Grid differences Formal learning, Non-formal learning, Informal learning

In this project our focus was on non-formal learning that takes place outside formal learning environments. Let’s see how non-formal learning takes place.

There are many theories about learning and here is one of them to explore – the Experiential Learning Theory that focuses on learning by doing. The Experiential Learning Cycle was developed by David Kolb (educational theorist) in the early 1970s.

The experiential learning cycle is a four-step learning process: Experience – Reflect – Think – Act.

It is a learning process initiated by a concrete experience, which demands reflection, review and perspective-taking about the experience; then abstract thinking to draw conclusions and conceptualize the meaning of the experience; leading to a decision to act, engaging in active experimentation or trying out what you have learned.

Learning is an emotional process – we feel excitement when gaining a new skill, embarrassment about mistakes and fear of being misunderstood. Fostering positive emotions in your classroom/ training will motivate participants to learn, while negative emotions such as stress and alienation will inhibit their learning.

Choosing the right methods can sometimes be a daunting process. But the most important thing is to remember that before deciding on a specific method, many factors should be taken into consideration.

When choosing a method important are to think of the following:

  • Aims – what are the specific objectives for this session, what do you want to achieve with the sessions;
  • Target group – who are the participants, what is their age, experience, background, expectations, how many participants are there, participants with fewer opportunities or specific needs;
  • Frame/settings – how much time do you have, what is the environment and the space, what resource can you use;
  • Sequence – what precedes this session, what will follow, the group dynamics stage of the group;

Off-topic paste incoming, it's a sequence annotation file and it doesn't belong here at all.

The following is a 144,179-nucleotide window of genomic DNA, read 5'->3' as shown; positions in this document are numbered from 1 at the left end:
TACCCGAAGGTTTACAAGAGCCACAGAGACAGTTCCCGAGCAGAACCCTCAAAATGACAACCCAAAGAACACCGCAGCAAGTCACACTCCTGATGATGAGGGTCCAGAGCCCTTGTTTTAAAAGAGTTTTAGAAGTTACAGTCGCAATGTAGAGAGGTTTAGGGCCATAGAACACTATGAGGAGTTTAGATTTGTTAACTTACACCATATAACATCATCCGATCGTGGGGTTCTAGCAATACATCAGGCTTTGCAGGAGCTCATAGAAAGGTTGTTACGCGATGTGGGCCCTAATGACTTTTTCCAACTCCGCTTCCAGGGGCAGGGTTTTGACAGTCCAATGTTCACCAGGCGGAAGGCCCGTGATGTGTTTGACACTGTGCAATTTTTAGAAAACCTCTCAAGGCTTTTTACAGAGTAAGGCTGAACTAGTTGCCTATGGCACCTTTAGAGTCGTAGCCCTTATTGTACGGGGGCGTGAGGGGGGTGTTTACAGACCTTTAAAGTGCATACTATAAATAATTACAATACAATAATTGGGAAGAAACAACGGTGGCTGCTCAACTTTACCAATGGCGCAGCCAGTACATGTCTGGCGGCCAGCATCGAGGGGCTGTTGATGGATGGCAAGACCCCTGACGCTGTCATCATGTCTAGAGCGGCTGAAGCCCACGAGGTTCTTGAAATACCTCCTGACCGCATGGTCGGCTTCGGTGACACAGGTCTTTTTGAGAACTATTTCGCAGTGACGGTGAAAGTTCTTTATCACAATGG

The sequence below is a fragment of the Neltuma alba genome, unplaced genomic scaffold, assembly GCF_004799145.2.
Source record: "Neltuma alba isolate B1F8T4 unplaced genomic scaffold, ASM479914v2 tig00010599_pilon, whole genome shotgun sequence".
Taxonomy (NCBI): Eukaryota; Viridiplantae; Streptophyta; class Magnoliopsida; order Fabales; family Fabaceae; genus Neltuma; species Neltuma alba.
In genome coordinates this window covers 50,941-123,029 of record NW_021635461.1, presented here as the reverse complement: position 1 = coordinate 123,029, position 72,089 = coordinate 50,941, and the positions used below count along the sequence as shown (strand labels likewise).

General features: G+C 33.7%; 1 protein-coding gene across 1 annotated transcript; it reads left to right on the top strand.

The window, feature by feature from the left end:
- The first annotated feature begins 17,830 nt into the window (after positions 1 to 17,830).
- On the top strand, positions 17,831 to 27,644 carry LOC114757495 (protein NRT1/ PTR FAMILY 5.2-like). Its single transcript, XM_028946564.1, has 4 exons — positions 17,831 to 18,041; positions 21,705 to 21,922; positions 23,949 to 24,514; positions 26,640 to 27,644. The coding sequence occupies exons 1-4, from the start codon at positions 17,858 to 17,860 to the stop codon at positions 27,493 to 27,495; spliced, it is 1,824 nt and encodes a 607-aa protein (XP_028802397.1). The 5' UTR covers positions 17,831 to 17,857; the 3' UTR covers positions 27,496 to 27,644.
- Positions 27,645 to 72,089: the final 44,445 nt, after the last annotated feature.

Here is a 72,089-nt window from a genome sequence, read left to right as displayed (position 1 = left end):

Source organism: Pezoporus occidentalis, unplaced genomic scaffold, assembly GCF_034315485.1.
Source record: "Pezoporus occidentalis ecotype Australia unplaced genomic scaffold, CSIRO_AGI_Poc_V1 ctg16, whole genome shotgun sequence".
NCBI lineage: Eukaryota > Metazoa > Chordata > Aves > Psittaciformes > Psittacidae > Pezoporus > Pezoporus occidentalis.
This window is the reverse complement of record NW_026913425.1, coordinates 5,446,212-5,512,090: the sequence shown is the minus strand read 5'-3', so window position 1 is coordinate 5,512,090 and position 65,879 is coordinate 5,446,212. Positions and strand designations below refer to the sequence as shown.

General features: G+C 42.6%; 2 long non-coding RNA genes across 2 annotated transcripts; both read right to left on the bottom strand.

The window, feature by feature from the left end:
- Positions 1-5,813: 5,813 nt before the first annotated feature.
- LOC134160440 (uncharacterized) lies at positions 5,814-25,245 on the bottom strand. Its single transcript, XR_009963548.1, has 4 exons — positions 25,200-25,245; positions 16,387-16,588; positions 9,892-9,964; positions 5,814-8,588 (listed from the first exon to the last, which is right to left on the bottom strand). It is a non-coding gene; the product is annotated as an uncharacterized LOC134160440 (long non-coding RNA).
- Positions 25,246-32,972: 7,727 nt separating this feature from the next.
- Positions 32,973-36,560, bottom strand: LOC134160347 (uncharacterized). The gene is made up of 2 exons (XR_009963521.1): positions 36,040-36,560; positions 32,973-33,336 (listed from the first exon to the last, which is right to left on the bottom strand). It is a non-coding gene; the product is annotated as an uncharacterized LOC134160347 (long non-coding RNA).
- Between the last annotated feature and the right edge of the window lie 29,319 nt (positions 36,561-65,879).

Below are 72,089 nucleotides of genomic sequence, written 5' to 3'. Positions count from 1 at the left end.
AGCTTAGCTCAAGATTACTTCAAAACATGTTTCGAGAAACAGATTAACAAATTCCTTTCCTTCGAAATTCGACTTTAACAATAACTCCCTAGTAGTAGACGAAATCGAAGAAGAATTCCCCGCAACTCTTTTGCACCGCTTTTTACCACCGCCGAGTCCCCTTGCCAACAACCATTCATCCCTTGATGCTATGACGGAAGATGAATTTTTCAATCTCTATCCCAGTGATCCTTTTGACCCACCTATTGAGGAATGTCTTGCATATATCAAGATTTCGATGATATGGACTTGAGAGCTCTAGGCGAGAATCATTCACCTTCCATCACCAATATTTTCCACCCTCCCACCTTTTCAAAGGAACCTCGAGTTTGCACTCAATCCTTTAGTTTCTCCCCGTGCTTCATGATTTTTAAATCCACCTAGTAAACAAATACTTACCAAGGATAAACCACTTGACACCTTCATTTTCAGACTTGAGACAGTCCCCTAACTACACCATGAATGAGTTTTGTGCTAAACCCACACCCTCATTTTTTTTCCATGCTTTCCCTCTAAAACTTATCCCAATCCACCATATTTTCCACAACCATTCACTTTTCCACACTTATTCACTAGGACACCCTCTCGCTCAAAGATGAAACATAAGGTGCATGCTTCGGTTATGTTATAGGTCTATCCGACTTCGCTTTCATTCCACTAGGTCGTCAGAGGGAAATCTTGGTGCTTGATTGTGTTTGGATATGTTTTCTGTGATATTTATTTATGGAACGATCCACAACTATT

• Institution/organization – what is the culture of our organization, what is the format of your work, what principles/ethics do you follow;
  • Trainers/ facilitators – what knowledge and experience do they have, what are their preferences.

Only when we go through all the factors listed above, can you find the method that suits best. The Toolkit provides a set of methods that we recommend implementing in a certain sequence, but, of course, we do not want to limit you only to methods included in the Toolkit; should you have other methods that could help achieve the same aim, you are welcome to use them.

A few ideas of how to create an open and supportive atmosphere for non-formal learning, growth and development:

  • encourage people to be active, involved, participating;
  • promote and support the individual’s discovery of personal meaning and application;
  • recognise and encourage people’s right to make mistakes (in the safe environment created);
  • embrace and accept the beauty of differences;
  • tolerate uncertainty and ambiguity;
  • encourage openness, self- and mutual respect;
  • foster a collaborative process.

3. The role of teachers and facilitators

First of all, any activity which promotes learning should be facilitated accordingly and thoughtfully. What should educators, teachers and facilitators keep in mind during the educational process?

  1. Always be ready for unexpected situations, reactions, challenges, obstacles. As in real life so in the learning process different aspects can appear. Your mind-set should be open to any experience and not stuck in a stressful situation.
  2. Create a psychologically safe environment where participants feel free and are safe to ask, try, risk and make mistakes.
  3. Mind your thoughts, attitudes and language! The process of learning can be affected by simple comments, limiting statements or emotional reactions.
  4. Use different learning tools and combine them. Try both formal and non-formal tools to see how they work and what works best for the participants.
  5. You are a very important person in the educational process; more or less you are a role model for your participants. You can also show good examples, share some personal learning stories, some inspiration and motivation.

To be effective, facilitators must juggle many roles in a session. At times you will need to strive to keep the group focused, at other times you should help them go deeper into a topic, and occasionally you will try to keep them from attacking each other! The Leadership Strategies Centre has identified eight distinct roles for a facilitator to be effective.